Okay, so now using all that information that you've gathered in your spreadsheet, you want to create a schedule. So you can refer to that spreadsheet to help you to figure out which students might go together. You know, whenever you're scheduling, you'll always want to keep flexibility in mind as most of you know, who've done this before. It is not an easy process to get all of your students scheduled and it's going to take more than one go. So, one thing that I suggest is to print out a blank schedule and rather than writing all your students' names on and inevitably whiting them out or erasing them several times to make sure that it all lines up is to use little mini sticky notes. And then that way you can rearrange the sticky notes quite easily. If you hear back from a teacher and they say, well, this time slot isn't going to work, then you can easily just pick up that sticky note and put it onto a different location on that schedule. So that makes it a little bit easier. Like I said, I know it's not an easy process, but, you know, and just having lot of open communication with teachers at the beginning of the school year is just super important. And it is inevitable that the schedule that you make is not going to stay the same. You know, once you get one week, two weeks, three weeks in, you might find that you have to make some changes. So you just want to keep an open mind and be flexible and use those sticky notes because it's really quite easy to adjust things whenever you're using that system. So you also want to make sure when you're creating your schedule, that you're leaving times for screenings and evaluations for new students who come to you throughout the year as well. And then once you do get a final schedule together, you want to share that with your students and teachers as well. So you keep them in the loop.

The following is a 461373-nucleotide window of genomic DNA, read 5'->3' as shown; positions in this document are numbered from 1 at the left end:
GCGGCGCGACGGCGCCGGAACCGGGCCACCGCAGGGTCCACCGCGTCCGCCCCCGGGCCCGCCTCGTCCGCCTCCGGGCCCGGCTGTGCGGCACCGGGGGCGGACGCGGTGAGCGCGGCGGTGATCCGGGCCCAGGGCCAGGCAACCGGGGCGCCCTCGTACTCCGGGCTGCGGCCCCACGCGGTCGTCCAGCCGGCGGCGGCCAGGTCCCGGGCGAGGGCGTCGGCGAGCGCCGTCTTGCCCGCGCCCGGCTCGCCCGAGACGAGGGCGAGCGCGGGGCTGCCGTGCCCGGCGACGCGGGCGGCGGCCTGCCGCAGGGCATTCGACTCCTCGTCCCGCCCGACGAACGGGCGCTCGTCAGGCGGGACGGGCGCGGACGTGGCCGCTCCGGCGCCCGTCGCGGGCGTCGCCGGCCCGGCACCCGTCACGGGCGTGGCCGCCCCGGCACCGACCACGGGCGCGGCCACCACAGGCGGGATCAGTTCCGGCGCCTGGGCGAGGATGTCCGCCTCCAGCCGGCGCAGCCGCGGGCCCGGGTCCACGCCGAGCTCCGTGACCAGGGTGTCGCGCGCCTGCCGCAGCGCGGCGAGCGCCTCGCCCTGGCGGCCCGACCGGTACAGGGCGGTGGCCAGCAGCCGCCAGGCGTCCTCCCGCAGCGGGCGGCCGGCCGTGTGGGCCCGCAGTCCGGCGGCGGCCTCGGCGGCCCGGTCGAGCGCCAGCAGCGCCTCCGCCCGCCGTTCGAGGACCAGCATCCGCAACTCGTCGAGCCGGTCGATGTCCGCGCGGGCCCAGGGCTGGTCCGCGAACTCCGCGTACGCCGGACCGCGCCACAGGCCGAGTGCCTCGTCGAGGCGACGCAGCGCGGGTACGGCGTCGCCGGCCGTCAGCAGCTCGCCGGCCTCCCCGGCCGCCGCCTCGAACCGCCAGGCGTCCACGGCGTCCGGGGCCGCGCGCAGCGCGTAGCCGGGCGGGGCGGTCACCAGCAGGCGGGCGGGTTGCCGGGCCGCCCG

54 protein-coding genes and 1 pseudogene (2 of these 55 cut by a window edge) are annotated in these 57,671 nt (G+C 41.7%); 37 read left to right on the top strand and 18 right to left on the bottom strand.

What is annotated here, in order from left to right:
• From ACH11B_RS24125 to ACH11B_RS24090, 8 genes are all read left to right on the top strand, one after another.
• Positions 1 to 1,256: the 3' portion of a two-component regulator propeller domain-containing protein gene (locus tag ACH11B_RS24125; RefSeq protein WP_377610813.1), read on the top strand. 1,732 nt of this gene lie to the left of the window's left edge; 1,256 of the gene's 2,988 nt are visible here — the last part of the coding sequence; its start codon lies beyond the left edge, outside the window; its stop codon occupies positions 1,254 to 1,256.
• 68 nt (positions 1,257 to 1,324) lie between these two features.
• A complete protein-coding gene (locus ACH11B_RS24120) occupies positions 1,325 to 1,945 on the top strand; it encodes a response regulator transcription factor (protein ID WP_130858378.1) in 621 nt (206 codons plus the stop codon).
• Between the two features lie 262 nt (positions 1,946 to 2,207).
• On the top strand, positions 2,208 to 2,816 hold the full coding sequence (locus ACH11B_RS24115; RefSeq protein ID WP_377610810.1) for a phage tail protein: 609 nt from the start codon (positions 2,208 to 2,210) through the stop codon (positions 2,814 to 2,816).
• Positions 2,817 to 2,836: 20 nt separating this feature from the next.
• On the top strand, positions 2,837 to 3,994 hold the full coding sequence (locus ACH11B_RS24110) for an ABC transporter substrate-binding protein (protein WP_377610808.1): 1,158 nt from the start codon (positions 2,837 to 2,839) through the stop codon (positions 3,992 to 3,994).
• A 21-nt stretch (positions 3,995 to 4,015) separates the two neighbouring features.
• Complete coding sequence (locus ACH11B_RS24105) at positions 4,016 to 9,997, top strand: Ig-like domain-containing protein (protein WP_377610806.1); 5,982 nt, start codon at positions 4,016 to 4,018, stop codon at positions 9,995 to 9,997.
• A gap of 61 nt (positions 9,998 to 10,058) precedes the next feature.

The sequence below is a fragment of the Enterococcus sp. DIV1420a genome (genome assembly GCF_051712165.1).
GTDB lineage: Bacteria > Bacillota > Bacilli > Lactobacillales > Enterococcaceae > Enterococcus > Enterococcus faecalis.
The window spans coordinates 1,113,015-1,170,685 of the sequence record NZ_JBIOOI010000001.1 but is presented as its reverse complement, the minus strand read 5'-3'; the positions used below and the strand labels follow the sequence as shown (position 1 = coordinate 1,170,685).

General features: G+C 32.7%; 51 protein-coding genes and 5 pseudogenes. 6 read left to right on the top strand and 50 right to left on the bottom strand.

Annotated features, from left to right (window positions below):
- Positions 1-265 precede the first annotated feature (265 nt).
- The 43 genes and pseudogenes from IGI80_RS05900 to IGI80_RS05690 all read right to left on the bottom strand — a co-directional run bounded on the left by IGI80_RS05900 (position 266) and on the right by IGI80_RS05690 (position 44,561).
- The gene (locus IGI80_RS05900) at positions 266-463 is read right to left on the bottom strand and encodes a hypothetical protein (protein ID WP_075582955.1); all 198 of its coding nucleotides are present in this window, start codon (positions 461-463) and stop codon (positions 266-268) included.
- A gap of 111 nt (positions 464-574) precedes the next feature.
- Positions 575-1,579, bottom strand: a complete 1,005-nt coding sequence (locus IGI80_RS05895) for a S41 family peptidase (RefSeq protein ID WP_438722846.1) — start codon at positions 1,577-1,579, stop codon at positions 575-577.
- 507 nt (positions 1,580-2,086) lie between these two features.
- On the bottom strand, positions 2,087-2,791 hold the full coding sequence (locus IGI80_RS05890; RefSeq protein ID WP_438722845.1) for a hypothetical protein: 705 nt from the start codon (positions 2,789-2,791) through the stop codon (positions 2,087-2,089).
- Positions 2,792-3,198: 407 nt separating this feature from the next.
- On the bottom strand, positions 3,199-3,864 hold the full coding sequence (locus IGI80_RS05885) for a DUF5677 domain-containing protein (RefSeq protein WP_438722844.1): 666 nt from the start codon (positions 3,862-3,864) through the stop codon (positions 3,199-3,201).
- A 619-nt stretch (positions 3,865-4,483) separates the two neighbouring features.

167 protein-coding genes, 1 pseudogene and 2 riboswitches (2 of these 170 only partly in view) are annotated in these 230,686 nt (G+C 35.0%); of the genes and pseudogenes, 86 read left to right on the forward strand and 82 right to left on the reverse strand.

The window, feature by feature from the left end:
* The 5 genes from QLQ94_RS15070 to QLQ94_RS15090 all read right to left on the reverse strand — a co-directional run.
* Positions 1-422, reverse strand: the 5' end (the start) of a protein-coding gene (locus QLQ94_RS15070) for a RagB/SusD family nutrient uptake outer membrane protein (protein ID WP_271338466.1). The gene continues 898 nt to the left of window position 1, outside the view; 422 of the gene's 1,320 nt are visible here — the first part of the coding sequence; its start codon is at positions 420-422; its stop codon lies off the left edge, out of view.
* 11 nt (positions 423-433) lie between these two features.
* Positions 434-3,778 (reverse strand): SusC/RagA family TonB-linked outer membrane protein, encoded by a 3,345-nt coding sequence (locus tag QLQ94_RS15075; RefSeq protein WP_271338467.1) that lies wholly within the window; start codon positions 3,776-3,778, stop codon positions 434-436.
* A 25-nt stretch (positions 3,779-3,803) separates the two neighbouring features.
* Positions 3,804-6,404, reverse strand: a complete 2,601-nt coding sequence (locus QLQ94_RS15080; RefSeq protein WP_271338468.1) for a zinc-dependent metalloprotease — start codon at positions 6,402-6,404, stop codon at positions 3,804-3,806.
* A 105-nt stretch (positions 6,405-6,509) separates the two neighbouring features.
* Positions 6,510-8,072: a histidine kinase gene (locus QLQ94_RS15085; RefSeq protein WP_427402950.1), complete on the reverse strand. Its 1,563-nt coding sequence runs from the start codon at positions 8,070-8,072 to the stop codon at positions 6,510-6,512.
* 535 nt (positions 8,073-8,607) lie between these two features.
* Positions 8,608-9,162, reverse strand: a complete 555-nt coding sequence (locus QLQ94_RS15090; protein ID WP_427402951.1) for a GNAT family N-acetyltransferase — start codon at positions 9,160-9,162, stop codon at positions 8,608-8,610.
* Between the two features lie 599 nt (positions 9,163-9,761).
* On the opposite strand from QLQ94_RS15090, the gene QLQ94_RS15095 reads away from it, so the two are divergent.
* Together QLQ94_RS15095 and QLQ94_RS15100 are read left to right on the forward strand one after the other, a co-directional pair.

Another thing that can be nice to do is to create a speech session reminder. And with this, it provides your students with some independence because they are accountable for knowing when their speech session is. Now, that's not to say that they don't need reminders, but it can be nice for them to have a reminder card. You know, you can simply just create that or you can just write it or you can create some sort of a template where you can print them out. So then you're just filling in the student's name and the times for their session and then laminate it. So then hopefully it will last the duration of the year and that can help your students remember, and not just your students, but it can also help the teachers remember as well.